Finland’s goal is to increase research and development expenditure from the current 2.8 per cent to 4 per cent of GDP by 2030.
Finland The chairmen of university boards and the business community are calling for funding for research, development and innovation (RDI) in Finland to be raised to 4% of GDP by 2030.
The petition states that the role of scientific and long-term basic research in universities as a basis for RDI activities is central.
“Technical, social and cultural innovations are created on the basis of high-quality basic research. If this base is missing, we will lose our position in international competition. As uncertainty continues, the best experts will seek elsewhere and companies’ willingness to invest will wane, ”the petition writes.
The petition has been signed by the chairmen of the boards of 13 Finnish universities and the CEO of the Confederation of Finnish Industries. Jyri Häkämies.
Finland the government is already aiming to increase research and development spending from the current 2.8 per cent to 4 per cent of GDP by 2030.
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According to the Prime Minister’s Office, achieving the target by 2030 would roughly mean an additional investment of almost 600 million euros per year on average. Of this, private funding would be around € 400 million and public sector funding around € 200 million if the public sector share remained the same.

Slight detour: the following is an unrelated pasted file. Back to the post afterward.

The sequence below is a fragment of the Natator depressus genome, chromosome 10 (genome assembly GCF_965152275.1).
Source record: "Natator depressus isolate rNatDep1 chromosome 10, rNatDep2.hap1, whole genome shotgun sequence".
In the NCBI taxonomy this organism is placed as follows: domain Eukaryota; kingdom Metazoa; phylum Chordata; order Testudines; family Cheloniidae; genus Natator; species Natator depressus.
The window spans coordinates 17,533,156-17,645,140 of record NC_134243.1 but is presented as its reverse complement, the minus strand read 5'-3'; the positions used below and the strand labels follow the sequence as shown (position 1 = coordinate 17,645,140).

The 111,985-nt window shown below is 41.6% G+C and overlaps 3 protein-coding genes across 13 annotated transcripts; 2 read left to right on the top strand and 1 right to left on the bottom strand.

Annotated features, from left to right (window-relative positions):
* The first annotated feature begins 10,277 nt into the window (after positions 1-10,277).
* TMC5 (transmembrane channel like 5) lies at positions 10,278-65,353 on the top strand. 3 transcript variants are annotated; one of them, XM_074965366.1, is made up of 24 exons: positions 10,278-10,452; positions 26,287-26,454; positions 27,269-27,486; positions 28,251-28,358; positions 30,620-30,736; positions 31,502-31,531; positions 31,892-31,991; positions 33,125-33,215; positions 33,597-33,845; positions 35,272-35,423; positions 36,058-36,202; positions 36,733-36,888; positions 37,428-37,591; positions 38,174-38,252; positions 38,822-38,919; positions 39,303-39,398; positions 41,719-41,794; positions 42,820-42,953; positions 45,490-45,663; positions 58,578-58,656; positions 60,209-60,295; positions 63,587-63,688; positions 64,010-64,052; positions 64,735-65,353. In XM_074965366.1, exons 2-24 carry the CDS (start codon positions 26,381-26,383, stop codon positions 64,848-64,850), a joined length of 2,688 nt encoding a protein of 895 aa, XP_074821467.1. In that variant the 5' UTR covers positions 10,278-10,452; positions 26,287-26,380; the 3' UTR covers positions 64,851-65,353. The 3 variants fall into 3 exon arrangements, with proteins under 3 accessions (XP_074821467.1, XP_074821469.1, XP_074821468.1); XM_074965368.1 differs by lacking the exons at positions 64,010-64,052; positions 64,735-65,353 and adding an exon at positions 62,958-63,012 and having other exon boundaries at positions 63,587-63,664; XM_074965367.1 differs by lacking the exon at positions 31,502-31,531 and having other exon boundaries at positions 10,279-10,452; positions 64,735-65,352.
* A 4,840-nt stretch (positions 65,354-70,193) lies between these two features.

In the mid-term and framework debate, the government decided to set up a parliamentary working group to explore ways to commit to a long-term increase in public research and development funding. The working group was set up by the Prime Minister’s Office on 18 June and will serve until the end of the year.
The joint petition calls for an increase in funding to be consistent and beyond government terms.
“It is essential that the parliamentary RDI group looks at the means in a diverse way and does not focus support on pre-selected themes or sectors,” the petition says.
Correction 21.6. at 2:10 p.m .: The petition was signed by the chairmen of the university boards, not the principals, as was erroneously said earlier in the story.